Back-to-School Safety: 5 Questions Parents Should Ask to Keep Kids Safe & Healthy Before & After School by 30Seconds Health
More than 50 million children across the U.S. will go back to public school in the coming weeks. Between back-to-school shopping, finalizing classes and meeting teachers, the National Safety Council urges parents to slow down and ask themselves five simple questions that directly impact children's and teens' safety:
- How is my child getting to school?
- Does my child have the right backpack?
- Is the playground equipment safe?
- Are coaches trained to spot the signs of a concussion?
- Does my child get enough sleep?
Data indicate too few people may consider these issues. Weekday fatal crashes involving teen drivers, for example, peak in the hours before and after school. Loading and unloading is the most dangerous time for students who ride a school bus. Backpacks injure as many as 14,000 children each year. More than 200,000 children go to emergency rooms because of playground-related injuries annually, concussion diagnoses are on the rise and 15 percent of teens do not get enough sleep on school nights.
"We would never forget back-to-school supplies, but we tend to overlook safety," said Deborah A.P. Hersman, president and CEO of the National Safety Council. "While unintentional injury deaths are the leading cause of fatalities involving school-age children, we often spend more time discussing first-day-of-school outfits than safety."
To help ensure a safer back-to-school season, the National Safety Council recommends:
- Riding the bus. Children are 70 times more likely to get to school safely by taking the bus rather than riding in a car. The National Safety Council urges parents to put their children on the bus and calls on all states to pass laws requiring three-point seat belts on all buses to maximize safety.
- Avoiding teen carpools. A single young passenger increases a teen driver's fatal crash risk 44 percent. If teens drive to school, they should do so alone – no friends or siblings should ride with them.
- Walking attentively and in groups. On average one child dies a day after being hit by a car in the U.S. These preventable deaths increase sharply after school and remain high through the evening, peaking in October. Children and teens should avoid texting while walking, remove headphones before crossing the street, use designated crosswalks and never assume a vehicle will stop.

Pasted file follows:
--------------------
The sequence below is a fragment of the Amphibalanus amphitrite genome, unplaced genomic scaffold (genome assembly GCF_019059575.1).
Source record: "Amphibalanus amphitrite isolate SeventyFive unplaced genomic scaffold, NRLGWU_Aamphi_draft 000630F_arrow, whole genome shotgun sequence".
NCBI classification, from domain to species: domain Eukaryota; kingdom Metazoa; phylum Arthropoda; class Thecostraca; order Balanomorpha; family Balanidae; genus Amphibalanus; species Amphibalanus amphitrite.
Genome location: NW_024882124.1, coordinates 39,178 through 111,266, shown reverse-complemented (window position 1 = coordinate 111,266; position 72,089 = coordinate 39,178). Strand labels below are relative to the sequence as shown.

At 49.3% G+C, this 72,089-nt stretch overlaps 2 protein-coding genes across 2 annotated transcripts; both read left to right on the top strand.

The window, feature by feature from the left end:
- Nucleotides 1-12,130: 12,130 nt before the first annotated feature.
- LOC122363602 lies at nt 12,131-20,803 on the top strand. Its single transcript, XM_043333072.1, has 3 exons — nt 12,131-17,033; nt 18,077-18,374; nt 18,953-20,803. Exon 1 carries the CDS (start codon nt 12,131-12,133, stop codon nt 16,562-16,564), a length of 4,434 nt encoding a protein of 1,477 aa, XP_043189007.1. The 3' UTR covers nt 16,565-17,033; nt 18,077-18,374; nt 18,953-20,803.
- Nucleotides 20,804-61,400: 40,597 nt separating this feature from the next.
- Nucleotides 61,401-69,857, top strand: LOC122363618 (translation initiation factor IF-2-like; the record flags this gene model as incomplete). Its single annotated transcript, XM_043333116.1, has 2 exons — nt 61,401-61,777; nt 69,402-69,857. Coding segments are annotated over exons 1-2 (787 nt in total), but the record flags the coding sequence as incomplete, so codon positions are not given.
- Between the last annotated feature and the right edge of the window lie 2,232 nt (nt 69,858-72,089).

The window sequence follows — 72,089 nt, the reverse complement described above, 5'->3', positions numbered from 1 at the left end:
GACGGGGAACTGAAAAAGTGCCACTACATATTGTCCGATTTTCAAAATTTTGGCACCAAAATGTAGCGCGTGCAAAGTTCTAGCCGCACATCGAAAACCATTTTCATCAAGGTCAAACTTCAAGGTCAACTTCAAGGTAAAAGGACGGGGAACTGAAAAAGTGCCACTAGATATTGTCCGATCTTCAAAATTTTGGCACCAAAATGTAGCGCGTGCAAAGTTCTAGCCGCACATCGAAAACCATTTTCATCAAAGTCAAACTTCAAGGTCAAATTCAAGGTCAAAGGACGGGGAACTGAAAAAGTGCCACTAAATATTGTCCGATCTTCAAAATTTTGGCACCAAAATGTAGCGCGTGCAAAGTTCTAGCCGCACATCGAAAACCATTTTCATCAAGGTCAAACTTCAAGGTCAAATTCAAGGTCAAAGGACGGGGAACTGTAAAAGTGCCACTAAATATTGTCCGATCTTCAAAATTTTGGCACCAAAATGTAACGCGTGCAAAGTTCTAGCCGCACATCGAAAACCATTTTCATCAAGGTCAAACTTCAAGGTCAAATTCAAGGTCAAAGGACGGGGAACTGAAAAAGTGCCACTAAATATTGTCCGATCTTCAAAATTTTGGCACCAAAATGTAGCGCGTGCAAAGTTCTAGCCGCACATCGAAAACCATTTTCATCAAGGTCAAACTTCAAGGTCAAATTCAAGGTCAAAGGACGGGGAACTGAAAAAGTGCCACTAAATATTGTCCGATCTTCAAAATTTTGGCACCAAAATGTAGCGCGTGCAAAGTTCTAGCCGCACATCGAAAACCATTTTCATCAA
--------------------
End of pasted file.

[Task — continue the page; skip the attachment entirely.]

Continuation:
- Buying the right backpack. A backpack should not weigh more than 5 to 10 percent of a child's weight. It should never be wider or longer than your child's torso, and never hang lower than 4 inches from the waist. Padded straps, hip and chest belts, multiple compartments and compression straps can also help. Parents should have children clean out their backpacks regularly and remove unnecessary items.
- Checking the playground. Most playground injuries are related to falls or problems with equipment. Parents should look for hazards like cracks, rust, splits in wood, sharp edges, tripping hazards, platforms without guardrails or loose bolts. Equipment should stand on either rubber, sand or wood chips – never on pavement. Notify the school immediately if anything looks unsafe.
- Advocating for concussion education. Every three minutes, a child is treated in the emergency room for a sports-related concussion. Check with school leadership to ensure coaches are educated about the signs and symptoms of a concussion.
- Planning around sleep schedules. School-aged children need nine to 11 hours of sleep each night, and teens need eight to 10 hours. Sleep deprivation can lead to serious issues including inability to concentrate in class, lower test scores, stunted growth and acne. Fatigued teens are at increased risk of a car crash. Plan school and extracurricular activities so they do not impact children's ability to get enough sleep.
For additional back-to-school safety information and tips for parents visit NSC.org/backtoschool. This video is longer than 30 seconds, but we think it's worth it.